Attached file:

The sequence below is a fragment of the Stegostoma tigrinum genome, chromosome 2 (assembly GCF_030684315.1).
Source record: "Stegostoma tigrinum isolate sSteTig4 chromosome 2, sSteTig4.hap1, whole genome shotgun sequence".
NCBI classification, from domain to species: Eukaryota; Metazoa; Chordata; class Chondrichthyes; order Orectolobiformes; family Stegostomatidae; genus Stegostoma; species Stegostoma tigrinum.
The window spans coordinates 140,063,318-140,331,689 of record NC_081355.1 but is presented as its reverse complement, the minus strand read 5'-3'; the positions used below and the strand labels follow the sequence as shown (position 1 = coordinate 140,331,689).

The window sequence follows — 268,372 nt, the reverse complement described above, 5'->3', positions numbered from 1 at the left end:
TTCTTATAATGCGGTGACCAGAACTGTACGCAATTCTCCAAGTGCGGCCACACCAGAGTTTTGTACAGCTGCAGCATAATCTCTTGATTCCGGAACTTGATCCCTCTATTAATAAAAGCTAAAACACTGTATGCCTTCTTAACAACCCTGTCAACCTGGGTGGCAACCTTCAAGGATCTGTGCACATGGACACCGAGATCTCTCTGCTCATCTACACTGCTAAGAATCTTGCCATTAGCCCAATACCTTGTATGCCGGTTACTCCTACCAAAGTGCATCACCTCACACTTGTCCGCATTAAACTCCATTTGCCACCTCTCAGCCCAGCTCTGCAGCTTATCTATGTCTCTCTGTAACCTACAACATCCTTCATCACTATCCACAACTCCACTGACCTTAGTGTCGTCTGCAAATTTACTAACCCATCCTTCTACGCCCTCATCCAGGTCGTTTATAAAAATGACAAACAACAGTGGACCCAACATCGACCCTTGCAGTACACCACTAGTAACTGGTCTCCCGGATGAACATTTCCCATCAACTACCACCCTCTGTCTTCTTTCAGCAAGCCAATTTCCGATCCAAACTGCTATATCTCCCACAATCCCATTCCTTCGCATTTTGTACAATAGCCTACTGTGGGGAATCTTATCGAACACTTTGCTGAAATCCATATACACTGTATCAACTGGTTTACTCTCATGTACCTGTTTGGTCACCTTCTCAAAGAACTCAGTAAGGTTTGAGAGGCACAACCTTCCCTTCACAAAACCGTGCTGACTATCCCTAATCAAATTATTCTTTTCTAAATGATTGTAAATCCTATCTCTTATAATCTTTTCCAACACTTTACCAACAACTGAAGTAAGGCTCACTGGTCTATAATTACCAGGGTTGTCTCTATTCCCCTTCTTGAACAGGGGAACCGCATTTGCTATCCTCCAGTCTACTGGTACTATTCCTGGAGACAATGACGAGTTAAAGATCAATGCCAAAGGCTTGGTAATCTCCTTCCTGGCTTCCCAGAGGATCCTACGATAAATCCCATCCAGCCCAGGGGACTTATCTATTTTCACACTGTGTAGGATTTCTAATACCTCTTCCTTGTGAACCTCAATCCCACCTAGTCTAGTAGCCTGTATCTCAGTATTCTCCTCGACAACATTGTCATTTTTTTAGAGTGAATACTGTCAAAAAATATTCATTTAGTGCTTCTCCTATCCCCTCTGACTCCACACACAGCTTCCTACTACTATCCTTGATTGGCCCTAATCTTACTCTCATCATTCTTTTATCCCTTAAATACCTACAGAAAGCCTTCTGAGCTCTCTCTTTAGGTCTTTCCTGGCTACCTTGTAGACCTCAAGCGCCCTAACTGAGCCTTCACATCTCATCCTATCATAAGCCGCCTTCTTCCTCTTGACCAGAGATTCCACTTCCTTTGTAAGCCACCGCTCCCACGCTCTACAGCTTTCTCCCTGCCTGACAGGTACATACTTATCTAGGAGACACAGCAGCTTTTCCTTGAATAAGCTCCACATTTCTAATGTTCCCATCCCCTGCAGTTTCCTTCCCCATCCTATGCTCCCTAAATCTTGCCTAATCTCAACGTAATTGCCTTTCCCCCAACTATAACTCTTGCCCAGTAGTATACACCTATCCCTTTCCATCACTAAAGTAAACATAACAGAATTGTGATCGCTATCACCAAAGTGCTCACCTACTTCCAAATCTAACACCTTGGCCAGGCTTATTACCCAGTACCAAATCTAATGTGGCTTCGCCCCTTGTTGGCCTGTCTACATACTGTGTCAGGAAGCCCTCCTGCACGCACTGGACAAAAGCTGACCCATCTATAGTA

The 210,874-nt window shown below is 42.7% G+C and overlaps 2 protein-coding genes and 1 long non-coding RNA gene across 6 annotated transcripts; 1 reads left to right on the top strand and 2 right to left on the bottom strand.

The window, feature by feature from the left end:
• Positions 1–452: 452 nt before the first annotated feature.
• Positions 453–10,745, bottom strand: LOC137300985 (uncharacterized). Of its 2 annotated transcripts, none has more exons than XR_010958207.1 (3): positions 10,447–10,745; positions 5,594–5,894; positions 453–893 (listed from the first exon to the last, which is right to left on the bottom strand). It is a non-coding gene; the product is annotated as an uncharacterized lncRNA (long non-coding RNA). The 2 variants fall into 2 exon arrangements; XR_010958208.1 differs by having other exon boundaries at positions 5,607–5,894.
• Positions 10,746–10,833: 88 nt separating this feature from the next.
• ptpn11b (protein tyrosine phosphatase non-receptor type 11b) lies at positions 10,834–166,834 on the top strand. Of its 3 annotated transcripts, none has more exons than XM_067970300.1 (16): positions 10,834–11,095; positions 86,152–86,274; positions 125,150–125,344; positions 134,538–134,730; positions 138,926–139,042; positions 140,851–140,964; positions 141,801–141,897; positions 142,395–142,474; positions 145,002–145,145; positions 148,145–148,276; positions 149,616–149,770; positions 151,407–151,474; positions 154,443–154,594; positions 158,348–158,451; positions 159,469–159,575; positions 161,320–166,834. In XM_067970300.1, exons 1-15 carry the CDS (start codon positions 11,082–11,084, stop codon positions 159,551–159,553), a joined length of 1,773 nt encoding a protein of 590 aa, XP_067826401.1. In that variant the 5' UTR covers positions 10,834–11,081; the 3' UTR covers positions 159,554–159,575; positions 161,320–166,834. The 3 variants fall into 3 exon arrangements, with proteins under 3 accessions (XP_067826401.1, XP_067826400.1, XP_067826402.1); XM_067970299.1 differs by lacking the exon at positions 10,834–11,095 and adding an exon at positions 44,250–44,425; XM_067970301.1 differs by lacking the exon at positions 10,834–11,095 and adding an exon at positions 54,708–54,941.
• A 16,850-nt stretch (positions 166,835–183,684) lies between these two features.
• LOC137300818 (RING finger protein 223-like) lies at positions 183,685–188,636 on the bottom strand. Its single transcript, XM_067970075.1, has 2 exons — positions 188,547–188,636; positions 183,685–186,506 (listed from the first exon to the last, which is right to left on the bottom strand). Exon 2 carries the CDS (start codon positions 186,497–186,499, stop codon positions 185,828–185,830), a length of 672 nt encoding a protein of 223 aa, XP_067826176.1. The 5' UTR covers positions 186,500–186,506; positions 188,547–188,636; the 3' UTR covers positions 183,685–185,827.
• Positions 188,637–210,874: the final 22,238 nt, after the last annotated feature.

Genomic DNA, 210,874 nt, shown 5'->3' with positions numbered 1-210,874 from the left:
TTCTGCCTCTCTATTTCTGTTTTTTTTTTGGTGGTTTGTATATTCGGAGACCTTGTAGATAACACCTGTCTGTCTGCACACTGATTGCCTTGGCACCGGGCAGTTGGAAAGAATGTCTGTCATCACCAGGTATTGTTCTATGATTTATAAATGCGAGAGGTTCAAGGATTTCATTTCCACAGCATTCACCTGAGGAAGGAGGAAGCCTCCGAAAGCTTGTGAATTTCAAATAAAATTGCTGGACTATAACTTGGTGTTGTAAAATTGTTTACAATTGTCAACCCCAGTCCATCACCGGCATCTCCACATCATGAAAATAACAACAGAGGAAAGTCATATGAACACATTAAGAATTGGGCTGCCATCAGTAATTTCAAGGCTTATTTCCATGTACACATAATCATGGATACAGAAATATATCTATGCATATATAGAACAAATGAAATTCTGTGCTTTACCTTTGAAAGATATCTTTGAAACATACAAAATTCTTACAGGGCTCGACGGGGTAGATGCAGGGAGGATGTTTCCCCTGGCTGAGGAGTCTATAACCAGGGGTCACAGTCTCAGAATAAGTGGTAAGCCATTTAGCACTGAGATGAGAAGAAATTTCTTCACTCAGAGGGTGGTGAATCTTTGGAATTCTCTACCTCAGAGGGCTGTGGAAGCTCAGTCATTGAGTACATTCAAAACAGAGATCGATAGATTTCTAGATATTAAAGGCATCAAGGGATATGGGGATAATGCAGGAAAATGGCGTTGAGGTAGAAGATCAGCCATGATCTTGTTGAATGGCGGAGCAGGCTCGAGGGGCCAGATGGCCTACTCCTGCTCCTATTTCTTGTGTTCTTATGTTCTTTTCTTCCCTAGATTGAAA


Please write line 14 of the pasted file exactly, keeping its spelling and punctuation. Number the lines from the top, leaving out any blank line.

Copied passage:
• LOC137300818 (RING finger protein 223-like) lies at positions 183,685–188,636 on the bottom strand. Its single transcript, XM_067970075.1, has 2 exons — positions 188,547–188,636; positions 183,685–186,506 (listed from the first exon to the last, which is right to left on the bottom strand). Exon 2 carries the CDS (start codon positions 186,497–186,499, stop codon positions 185,828–185,830), a length of 672 nt encoding a protein of 223 aa, XP_067826176.1. The 5' UTR covers positions 186,500–186,506; positions 188,547–188,636; the 3' UTR covers positions 183,685–185,827.